Every store in the world has a very important property we refer to as "aisleness." Think of it this way: If you begin with an empty building and begin putting merchandise in it, with a small amount of merchandise in relation to the available space, you will probably scatter the merchandise widely. As you increase the amount of merchandise, you will necessarily begin to reduce the amount of open space available to shoppers, dedicating more and more of the store space to products.
Eventually you will have so much merchandise in the store that you will have to begin packing it together tightly, resulting in aisles! As you pack more and more products into the store, the store will have an increasing degree of "aisleness." We can calculate a reasonable measure of aisleness by simply dividing the area (square feet or meters) allocated to products and staff by the total trading area. The total trading area includes shopper traffic area plus all product fixtures and space reserved for staff, such as service and checkout stations.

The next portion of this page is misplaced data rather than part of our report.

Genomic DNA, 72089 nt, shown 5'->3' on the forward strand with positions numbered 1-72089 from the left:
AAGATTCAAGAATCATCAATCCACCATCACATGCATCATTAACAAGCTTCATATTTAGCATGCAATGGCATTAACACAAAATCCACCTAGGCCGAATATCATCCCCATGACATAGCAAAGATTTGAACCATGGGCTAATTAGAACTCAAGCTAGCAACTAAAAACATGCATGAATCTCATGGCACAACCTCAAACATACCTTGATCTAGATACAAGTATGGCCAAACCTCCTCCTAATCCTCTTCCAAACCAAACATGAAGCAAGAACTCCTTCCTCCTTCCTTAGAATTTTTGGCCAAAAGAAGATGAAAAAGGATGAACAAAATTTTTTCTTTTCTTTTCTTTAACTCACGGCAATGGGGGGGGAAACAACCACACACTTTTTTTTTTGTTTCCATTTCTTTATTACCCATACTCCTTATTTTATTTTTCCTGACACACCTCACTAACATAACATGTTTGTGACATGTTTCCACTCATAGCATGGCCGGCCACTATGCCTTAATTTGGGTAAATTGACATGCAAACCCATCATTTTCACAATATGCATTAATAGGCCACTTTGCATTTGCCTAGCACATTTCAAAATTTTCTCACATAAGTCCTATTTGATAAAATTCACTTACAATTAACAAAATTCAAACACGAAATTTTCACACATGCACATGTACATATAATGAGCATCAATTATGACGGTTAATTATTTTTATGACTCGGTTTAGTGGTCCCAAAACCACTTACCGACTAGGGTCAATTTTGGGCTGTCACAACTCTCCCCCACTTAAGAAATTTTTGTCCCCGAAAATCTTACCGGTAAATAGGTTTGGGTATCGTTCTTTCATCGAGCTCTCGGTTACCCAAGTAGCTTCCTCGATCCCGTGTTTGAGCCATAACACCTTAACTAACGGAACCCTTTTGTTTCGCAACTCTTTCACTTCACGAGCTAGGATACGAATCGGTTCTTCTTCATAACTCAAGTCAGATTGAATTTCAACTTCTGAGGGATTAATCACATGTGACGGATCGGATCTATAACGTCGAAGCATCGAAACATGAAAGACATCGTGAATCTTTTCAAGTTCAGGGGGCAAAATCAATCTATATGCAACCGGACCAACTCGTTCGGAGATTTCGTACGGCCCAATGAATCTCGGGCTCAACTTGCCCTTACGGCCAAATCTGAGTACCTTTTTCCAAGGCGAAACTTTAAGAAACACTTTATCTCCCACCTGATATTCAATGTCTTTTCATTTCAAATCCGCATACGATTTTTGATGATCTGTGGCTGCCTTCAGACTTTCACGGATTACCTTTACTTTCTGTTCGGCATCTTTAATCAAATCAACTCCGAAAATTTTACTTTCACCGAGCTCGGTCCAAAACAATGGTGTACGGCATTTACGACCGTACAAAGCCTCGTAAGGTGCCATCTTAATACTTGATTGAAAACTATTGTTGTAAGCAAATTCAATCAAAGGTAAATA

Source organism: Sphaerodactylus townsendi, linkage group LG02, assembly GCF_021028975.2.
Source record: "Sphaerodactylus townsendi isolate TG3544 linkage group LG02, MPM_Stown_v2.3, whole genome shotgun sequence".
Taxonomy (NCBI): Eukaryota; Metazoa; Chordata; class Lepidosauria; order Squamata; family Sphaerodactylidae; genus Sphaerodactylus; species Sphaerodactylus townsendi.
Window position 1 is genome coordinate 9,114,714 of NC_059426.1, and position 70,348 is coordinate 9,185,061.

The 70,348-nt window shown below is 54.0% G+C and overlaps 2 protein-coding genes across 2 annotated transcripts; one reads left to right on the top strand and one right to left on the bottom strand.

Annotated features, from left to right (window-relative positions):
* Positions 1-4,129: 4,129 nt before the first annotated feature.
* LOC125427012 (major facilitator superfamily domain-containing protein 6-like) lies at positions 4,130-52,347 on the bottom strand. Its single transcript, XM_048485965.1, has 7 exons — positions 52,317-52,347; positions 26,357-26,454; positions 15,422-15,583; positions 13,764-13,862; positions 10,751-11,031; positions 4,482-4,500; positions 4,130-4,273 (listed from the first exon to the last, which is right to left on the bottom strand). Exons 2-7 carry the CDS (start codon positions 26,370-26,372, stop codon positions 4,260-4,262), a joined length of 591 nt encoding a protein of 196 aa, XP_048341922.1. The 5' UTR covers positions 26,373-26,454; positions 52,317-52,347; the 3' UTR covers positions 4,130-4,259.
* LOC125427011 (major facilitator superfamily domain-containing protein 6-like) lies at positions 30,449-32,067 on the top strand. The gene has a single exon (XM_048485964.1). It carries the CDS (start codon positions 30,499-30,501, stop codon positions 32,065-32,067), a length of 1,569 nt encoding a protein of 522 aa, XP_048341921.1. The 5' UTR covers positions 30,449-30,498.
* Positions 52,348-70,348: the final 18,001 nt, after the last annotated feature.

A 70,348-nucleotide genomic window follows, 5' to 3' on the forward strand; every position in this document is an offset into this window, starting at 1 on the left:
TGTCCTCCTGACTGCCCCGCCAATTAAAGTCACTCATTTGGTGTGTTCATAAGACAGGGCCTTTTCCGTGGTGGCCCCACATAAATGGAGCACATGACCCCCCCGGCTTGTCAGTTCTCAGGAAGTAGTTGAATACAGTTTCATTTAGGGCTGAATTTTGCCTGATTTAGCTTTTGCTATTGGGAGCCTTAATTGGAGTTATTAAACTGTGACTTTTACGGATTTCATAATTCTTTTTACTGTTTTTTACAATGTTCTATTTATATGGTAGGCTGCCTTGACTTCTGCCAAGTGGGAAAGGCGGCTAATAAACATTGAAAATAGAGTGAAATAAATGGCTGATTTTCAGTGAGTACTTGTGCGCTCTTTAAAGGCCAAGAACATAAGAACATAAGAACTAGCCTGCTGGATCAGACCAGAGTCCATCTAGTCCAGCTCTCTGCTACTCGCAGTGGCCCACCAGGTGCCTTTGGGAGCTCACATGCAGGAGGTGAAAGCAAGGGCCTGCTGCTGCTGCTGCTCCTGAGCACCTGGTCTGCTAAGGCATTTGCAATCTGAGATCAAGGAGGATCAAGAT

Shoppers respond to increasing aisleness (less space for them) by increasing the amount of time it takes them to spend a dollar.
[Note: we have redefined aisleness as a percentage rather than as a ratio.]
First we should note that it is a bit surprising that a single variable like aisleness should have such a large correlation with the efficiency of shopping (seconds per dollar.) Retailers often take a cavalier attitude toward shoppers time, willingly squandering it in hopes of making additional sales. But the efficiency with which shoppers spend money is exactly the same as the efficiency with which the retailer sells. In fact, aisleness may account for the widespread suppression of up to 80% of potential sales in supermarkets.
To understand the vital role of time in the shopping world, you may want to review our white paper on The Three Shopping Currencies. We will discuss another of those currencies, angst, in another issue of the new Views.